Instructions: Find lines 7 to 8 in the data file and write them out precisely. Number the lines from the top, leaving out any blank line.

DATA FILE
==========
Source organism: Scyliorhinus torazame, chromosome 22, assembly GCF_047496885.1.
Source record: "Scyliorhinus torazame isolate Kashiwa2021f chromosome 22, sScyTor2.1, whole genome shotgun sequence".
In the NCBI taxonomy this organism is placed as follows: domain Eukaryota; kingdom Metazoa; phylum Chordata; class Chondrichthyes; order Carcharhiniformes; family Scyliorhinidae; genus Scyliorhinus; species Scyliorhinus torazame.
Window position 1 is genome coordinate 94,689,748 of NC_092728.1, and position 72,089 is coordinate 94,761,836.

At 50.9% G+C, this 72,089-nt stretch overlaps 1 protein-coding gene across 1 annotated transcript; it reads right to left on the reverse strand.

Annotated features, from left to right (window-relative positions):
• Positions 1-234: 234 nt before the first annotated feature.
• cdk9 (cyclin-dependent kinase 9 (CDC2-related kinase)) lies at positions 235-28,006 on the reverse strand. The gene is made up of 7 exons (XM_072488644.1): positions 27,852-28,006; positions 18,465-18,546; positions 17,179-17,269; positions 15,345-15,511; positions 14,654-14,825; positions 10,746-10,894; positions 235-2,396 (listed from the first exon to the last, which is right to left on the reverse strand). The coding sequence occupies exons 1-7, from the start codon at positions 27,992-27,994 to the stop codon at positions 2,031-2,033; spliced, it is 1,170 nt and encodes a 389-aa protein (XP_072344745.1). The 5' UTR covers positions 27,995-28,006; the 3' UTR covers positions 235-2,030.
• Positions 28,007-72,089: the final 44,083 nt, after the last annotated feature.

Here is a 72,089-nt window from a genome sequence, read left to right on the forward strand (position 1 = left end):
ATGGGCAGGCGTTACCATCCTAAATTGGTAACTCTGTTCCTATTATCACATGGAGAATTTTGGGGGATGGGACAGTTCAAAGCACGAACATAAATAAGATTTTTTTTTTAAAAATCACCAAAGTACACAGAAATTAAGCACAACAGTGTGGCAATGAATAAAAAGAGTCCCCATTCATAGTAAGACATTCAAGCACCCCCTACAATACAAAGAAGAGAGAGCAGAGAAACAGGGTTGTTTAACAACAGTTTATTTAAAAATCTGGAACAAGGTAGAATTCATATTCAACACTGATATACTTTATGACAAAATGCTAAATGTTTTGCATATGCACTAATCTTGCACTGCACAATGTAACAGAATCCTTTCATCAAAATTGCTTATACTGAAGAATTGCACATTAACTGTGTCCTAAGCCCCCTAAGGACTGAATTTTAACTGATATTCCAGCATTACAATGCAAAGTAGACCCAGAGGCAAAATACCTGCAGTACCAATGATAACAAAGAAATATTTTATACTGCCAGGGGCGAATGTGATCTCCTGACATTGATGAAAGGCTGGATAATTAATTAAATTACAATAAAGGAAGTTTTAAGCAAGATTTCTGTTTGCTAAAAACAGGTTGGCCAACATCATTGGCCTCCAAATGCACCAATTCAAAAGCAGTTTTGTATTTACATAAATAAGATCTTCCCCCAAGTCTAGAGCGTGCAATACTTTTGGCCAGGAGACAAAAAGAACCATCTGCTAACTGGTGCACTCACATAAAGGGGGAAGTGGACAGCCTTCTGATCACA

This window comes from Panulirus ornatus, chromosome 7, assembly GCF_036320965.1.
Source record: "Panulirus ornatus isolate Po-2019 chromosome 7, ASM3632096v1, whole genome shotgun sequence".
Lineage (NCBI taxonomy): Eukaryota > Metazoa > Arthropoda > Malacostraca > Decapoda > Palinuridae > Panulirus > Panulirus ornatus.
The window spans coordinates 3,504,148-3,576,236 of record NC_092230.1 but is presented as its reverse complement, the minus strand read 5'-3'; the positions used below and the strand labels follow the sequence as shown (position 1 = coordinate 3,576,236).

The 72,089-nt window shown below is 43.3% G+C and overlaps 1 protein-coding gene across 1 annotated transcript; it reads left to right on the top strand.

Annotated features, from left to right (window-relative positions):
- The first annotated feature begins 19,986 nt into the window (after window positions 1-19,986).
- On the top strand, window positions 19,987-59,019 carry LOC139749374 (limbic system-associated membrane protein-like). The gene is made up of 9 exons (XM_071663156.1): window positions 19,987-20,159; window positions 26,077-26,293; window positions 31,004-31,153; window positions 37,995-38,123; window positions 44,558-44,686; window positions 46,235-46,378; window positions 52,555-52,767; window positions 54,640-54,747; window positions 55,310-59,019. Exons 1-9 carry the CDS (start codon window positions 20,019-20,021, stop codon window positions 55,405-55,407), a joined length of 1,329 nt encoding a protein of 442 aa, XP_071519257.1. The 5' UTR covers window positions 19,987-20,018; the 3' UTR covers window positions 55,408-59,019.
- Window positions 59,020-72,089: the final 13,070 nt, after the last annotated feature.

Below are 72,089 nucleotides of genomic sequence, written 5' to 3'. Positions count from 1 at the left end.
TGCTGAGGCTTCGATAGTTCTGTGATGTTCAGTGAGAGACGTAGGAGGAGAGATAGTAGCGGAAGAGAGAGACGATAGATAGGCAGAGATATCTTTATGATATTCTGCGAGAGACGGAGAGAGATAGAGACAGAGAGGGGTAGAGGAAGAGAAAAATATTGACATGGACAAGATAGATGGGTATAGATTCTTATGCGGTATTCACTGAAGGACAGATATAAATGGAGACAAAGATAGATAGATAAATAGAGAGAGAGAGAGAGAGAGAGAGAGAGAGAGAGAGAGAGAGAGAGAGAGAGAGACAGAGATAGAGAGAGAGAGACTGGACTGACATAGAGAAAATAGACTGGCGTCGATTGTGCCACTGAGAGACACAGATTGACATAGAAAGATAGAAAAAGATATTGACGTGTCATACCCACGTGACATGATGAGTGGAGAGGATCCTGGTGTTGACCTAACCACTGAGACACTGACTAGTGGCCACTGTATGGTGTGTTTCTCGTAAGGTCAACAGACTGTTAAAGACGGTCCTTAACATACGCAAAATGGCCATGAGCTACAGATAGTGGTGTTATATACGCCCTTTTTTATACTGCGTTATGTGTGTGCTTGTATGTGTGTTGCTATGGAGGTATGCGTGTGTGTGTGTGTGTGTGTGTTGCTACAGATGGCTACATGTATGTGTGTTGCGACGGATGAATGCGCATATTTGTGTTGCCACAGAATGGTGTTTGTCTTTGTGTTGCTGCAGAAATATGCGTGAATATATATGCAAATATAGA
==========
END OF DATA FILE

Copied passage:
• Positions 1-234: 234 nt before the first annotated feature.
• cdk9 (cyclin-dependent kinase 9 (CDC2-related kinase)) lies at positions 235-28,006 on the reverse strand. The gene is made up of 7 exons (XM_072488644.1): positions 27,852-28,006; positions 18,465-18,546; positions 17,179-17,269; positions 15,345-15,511; positions 14,654-14,825; positions 10,746-10,894; positions 235-2,396 (listed from the first exon to the last, which is right to left on the reverse strand). The coding sequence occupies exons 1-7, from the start codon at positions 27,992-27,994 to the stop codon at positions 2,031-2,033; spliced, it is 1,170 nt and encodes a 389-aa protein (XP_072344745.1). The 5' UTR covers positions 27,995-28,006; the 3' UTR covers positions 235-2,030.